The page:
Why was Conrad such a self-punishing control freak?
As a young child Conrad felt all his feelings naturally, fully, deeply and in the moment. But the reaction he got from his parents made him despise and fear his own feelings. His mother couldn’t tolerate Conrad’s genuine sadness or pain. She was unable to understand or comfort Conrad. He effectively ‘lost’ his mother by expressing his feelings organically. Conrad’s show of feelings scared his father, who set out to terminate them. There was no empathy, understanding or comfort. Just fear and abandonment.

Conrad was forced to become the terminator extraordinaire of his feelings.
Conrad learned to control his feelings from the get go so his mother wouldn’t be ‘disgusted’ and disown him. Conrad discovered that ‘bunging’ up his emotions was the only way to ensure that his father stayed calm and available to take care of him. He became the terminator extraordinaire!

Anger was used as a masochistic weapon.

• Just imagine the anger Conrad piled up each time he had to chop off his feelings in order to make sure his parents would stay around!

• Just imagine the anger that built up when Conrad realized time and time again that his emotions were threatening to his parents, and as a result became a threat to his safety and well-being.

• Just imagine the anger that boiled over and spilled into his existence when he had to curtail his enjoyment of life so that he didn’t become ‘out of control and messy!’

• Just imagine the anger that Conrad got in touch with as an adult when he tasted some good times and found himself scurrying to put the shackles back on!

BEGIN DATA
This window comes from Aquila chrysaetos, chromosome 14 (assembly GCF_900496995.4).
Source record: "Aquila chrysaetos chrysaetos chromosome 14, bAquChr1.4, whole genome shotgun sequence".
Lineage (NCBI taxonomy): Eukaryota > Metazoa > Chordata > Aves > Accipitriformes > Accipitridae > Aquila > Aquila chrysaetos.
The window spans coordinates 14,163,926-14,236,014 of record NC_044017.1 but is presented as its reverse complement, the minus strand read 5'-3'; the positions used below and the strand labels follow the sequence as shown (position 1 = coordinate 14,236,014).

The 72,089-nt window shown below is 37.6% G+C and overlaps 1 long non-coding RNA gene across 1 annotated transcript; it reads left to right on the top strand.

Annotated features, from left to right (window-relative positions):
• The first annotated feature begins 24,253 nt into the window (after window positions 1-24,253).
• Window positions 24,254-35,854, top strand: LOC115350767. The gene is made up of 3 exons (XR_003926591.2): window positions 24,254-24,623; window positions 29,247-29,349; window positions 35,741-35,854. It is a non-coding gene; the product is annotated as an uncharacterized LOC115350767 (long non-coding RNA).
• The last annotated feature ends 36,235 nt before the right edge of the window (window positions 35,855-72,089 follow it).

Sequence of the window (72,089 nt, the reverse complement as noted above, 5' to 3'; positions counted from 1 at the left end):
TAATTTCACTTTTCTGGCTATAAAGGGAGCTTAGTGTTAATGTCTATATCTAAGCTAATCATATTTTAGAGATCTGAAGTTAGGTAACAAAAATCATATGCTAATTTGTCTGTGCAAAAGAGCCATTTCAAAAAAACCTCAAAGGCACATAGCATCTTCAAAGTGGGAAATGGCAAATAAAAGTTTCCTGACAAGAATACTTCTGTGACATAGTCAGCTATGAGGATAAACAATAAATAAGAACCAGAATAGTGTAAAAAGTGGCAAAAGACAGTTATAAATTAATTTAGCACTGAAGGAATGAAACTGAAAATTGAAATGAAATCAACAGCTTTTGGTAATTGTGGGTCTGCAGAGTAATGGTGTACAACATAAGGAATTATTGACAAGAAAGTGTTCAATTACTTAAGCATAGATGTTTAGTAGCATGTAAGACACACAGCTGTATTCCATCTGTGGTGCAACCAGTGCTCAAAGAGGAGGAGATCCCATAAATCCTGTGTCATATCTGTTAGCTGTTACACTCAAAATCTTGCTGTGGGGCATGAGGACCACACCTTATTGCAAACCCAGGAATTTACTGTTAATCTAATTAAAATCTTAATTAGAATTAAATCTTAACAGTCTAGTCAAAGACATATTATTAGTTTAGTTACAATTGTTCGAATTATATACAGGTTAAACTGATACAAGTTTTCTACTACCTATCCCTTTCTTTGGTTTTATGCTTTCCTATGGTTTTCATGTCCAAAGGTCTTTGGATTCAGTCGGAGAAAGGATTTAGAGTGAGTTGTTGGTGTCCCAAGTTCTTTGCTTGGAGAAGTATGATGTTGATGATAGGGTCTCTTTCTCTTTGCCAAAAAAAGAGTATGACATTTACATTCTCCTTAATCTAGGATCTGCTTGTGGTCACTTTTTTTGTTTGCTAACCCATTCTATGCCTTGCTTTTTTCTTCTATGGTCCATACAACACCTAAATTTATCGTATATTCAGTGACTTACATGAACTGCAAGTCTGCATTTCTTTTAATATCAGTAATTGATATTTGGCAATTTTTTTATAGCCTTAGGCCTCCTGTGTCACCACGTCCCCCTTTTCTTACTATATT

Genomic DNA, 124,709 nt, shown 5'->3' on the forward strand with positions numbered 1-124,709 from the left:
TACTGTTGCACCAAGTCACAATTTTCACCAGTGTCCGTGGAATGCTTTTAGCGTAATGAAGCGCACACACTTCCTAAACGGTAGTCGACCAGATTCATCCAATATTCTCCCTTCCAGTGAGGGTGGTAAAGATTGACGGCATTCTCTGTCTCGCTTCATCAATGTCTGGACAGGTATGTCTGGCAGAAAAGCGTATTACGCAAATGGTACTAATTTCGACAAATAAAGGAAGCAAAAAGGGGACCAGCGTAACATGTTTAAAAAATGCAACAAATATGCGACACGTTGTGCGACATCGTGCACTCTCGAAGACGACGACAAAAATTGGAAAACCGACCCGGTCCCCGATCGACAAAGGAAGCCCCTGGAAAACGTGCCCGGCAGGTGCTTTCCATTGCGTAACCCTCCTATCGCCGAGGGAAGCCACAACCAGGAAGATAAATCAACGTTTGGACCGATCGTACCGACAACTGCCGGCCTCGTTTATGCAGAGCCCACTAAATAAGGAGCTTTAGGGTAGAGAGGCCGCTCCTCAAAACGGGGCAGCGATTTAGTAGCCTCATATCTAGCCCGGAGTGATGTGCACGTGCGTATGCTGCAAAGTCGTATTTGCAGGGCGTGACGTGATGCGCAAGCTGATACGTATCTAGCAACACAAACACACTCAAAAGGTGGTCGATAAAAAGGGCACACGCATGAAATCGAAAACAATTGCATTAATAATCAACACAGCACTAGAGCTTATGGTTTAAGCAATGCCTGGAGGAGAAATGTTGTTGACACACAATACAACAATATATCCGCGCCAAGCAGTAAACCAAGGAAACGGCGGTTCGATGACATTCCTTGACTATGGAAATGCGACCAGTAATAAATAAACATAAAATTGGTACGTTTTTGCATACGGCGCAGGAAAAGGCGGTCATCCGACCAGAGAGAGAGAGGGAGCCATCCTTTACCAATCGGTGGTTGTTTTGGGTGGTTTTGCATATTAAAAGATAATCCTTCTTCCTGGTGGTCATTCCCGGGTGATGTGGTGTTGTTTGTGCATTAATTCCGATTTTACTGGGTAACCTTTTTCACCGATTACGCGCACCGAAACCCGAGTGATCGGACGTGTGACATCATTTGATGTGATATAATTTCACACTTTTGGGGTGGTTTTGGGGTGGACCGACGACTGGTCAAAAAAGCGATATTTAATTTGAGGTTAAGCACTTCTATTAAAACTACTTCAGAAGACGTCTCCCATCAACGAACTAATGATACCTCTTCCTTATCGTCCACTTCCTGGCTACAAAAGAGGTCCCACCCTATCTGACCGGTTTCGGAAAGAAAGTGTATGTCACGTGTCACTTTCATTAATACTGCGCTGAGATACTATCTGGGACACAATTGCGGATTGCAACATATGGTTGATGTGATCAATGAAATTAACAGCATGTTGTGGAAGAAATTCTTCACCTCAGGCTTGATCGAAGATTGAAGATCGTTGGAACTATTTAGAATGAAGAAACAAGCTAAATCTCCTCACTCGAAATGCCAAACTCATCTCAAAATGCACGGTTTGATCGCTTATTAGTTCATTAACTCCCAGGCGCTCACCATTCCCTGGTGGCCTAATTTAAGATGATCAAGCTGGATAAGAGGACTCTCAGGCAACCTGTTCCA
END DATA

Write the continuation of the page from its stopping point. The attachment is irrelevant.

How Conrad can use his anger to regain his right to feel joyful.
Conrad’s anger at having to be ‘bunged up’ is healthy anger and opens up a pathway to break from the stranglehold he has imposed on himself most of his life.

• He has an opportunity to do a reality check and discover whether his natural feelings really are over the top, scary, and disgusting.

• Conrad can recall the connection he made with all the people at the barbecue who were all with him when he lived in the moment and didn’t hold back. That is one piece of reality that shows his feelings are acceptable and facilitate bonding experiences.

• He can also start to check in with himself and learn that he can modulate his emotions in a way that allows for joy over a longer term.

• Anger at being his own murderer can provide Conrad with the incentive to give himself credit for being able to manage feelings without having to be a control junkie.

Giving up anger as a weapon for psychological suicide by killing joy, and embracing anger as a fuel to develop self-trust and acceptance is Conrad’s best way forward.

© Copyright 2010 by Jeanette Raymond. All Rights Reserved. Permission to publish granted to